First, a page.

United States president-elect Barack Obama said all parties involved in the US auto industry should come together to formulate an economic survival plan.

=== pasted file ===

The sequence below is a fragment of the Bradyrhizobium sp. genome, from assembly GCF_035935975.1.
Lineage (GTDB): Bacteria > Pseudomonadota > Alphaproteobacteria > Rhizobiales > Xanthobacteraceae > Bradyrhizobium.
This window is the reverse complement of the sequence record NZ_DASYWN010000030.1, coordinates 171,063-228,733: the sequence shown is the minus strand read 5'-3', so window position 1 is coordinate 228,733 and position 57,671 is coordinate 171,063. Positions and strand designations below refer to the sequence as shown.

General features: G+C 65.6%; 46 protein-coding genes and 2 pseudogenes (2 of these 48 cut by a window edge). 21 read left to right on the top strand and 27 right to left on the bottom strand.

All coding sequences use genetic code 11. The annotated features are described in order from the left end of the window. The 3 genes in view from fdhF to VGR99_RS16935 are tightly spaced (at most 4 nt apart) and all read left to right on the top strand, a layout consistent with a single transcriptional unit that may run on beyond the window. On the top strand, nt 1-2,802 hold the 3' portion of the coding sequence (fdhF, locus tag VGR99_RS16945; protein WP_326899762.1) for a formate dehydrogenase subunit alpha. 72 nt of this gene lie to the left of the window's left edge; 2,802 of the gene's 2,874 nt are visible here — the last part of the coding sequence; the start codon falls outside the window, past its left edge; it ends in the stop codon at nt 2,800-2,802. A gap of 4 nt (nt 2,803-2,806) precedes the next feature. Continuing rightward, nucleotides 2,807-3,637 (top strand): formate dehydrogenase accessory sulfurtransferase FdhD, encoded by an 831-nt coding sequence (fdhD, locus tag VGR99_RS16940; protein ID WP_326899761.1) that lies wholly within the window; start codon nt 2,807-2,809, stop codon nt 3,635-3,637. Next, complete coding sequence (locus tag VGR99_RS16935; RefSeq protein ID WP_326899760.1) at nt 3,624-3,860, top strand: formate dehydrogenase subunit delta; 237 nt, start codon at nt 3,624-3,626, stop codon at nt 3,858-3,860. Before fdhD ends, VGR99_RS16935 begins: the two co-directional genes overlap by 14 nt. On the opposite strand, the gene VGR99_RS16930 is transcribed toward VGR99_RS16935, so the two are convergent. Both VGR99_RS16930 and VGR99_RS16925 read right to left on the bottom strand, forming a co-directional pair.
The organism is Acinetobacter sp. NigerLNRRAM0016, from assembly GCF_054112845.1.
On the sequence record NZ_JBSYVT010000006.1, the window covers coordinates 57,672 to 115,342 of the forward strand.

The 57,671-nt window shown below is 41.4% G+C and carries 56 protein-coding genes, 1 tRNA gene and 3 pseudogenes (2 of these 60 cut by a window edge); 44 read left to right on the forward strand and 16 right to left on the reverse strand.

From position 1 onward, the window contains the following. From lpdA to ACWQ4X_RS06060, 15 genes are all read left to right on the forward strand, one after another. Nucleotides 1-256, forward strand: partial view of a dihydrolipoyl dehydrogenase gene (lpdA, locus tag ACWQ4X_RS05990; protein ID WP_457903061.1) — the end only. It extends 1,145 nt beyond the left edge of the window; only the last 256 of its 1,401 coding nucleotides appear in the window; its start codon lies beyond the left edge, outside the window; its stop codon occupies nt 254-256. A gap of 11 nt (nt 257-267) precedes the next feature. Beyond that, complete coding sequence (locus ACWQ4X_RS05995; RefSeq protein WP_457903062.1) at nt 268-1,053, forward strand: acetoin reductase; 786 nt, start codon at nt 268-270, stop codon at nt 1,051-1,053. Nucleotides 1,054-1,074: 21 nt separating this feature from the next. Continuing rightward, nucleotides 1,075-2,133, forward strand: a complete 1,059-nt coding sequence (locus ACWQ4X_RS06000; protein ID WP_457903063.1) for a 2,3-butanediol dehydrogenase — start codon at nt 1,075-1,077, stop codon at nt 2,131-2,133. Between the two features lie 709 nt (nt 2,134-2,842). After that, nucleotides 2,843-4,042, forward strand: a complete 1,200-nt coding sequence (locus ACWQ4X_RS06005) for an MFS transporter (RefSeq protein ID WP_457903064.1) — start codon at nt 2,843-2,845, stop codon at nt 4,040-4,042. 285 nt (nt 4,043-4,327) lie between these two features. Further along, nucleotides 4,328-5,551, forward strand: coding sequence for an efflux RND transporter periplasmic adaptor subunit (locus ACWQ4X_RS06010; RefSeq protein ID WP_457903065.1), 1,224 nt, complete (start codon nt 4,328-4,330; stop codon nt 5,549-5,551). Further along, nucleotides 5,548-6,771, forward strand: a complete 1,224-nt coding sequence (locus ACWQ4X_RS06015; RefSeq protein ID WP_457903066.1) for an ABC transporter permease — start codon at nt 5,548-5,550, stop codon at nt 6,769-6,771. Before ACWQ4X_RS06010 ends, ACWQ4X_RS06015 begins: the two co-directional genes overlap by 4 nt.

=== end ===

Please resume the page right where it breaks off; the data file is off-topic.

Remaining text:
In an interview with 60 Minuteson CBS, Obama acknowledges that automakers are struggling in a slowing economy, but says he is not in favor of transferring funds directly to the industry. "For the auto industry to completely collapse would be a disaster in this kind of environment. So it's my belief that we need to provide assistance to the auto industry. But I think that it can't be a blank check" he said. Obama said he hopes the White House and Congress can talk about providing "assistance that is conditioned on labor, management, suppliers, lenders all of the stakeholders coming together with a plan", adding they should create "a bridge loan to somewhere as opposed to a bridge loan to nowhere". The US Senate will on Monday discuss emergency aid for the country's Big Three automakers: General Motors Corp., Ford Motor Co., and Chrysler LLC. The automakers have been seeking 25 billion US dollars in federal loan guarantees. Earlier on Sun day GM corporation CEO Rick Wagoner warned that auto industry bankruptcies would have a devastating impact on the US economy, many times larger than the aid automakers are seeking. "This is an issue of the whole auto industry, if that becomes under severe pressure, the impact on the whole US economy will be devastating," Wagoner said in an appearance on a NBC television station in Detroit. Detroit's Big Three CEO are scheduled to testify before the US Congress this week but there's no unanimous decision on the issue. Democrats have moved to direct 25 billion US dollars of loans to the Detroit-based automakers. But an auto industry bailout has hit stiff opposition from Republican senators and representatives who question whether the automakers would be viable even with the support. The Bush administration has warned pushing a bailout using the 700 billion USD financial rescue fund already approved could lead to partisan gridlock and has suggested loosening restrictions on 25 billion of low-interest loans already approved for investments in fuel efficiency improvements. Wagoner said GM's financial needs stem directly from the Wall Street financial crisis, and the aid automakers seek should not be looked at in terms of "federalizing a business". "The financial system is failing to supply the credit that is necessary for small businesses, big businesses, any businesses to operate on a daily basis". The path out of bankruptcy would not be simple said Wagoner. "his idea that you just go into Chapter 11 and hang around for three months and agree to reduce your debt obligations and don't pay your retirees, this is a fantasy," Wagoner said. "Most people will stop buying the cars of a bankrupt company". US auto sales have plunged to their lowest level in over a quarter of a century and GM's shares are at levels of the early fifties.